Largest World War II Military Reservation Getting Its Day in the Sun
By Media Office Staff
A remote area of the Mojave Desert in Southern California holds many clues to what was the largest military reservation during World War II.
That military reservation was the Desert Training Center, established in 1942. At 18,000 square miles, it was the largest Army base on the planet and where one million troops trained for desert warfare. The goal: eventual battle against Nazi troops occupying North Africa during the war.
Sadly, that little known piece of American military history is under threat of disappearing.
To avoid that threat, fieldwork is underway by five specialists at the California Energy Commission, including two staff archaeologists.
The staff are involved in a historical documentation venture called the Desert Training Center Cultural Landscape project. The cultural resources being documented include tank tracks, foxholes, and gun placements. They also include the remains of airfields, camps, hospitals, and maneuver areas.
“While individually these resources may seem insignificant, as part of the larger picture of what was happening during Desert Training Center activities, they are important and should be documented,” said Matt Braun, a cultural resources specialist with the Energy Commission.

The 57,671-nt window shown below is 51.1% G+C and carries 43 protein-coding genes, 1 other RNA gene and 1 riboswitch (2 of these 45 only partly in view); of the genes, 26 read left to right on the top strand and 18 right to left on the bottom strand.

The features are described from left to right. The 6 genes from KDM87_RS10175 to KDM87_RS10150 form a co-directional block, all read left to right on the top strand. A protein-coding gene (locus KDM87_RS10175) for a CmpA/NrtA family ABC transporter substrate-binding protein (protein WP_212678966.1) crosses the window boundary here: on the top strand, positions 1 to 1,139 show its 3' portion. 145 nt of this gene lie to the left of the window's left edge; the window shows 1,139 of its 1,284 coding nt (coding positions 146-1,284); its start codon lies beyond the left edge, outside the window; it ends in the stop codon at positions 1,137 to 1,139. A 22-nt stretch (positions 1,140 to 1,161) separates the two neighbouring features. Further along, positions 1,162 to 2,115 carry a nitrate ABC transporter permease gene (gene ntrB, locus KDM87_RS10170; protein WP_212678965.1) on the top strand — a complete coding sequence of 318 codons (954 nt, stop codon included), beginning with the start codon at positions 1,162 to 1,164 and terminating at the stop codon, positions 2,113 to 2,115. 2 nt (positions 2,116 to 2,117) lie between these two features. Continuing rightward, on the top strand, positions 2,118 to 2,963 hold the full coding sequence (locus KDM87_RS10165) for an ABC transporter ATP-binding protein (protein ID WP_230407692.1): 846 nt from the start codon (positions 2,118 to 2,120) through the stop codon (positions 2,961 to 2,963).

“We want to know about it and we want to record it and get that piece of history locked down before it is gone,” Braun said.
Preservation of landscapes is not the Energy Commission’s most common purview. The project work stems from the Energy Commission’s licensing process, which seeks to offset the cumulative environmental impacts from the construction of solar thermal power plants.
The Desert Training project is one of two efforts in the Mojave Desert that were required as part of the Energy Commission’s licensing of the Blythe Solar Power Project and the Genesis Solar Energy Project.
The Prehistoric Trails Network Cultural Landscape project is working to document and inventory tribal economic and social networks including trails, occupation sites, rock art, and related natural features. The Energy Commission is collaborating with the Fort Mojave Soboba and Colorado River Indian Tribes.
The Blythe and Genesis solar projects contributed to a mitigation fund to offset cumulative impacts on the environment, with the contribution amount based on the acreage of each project.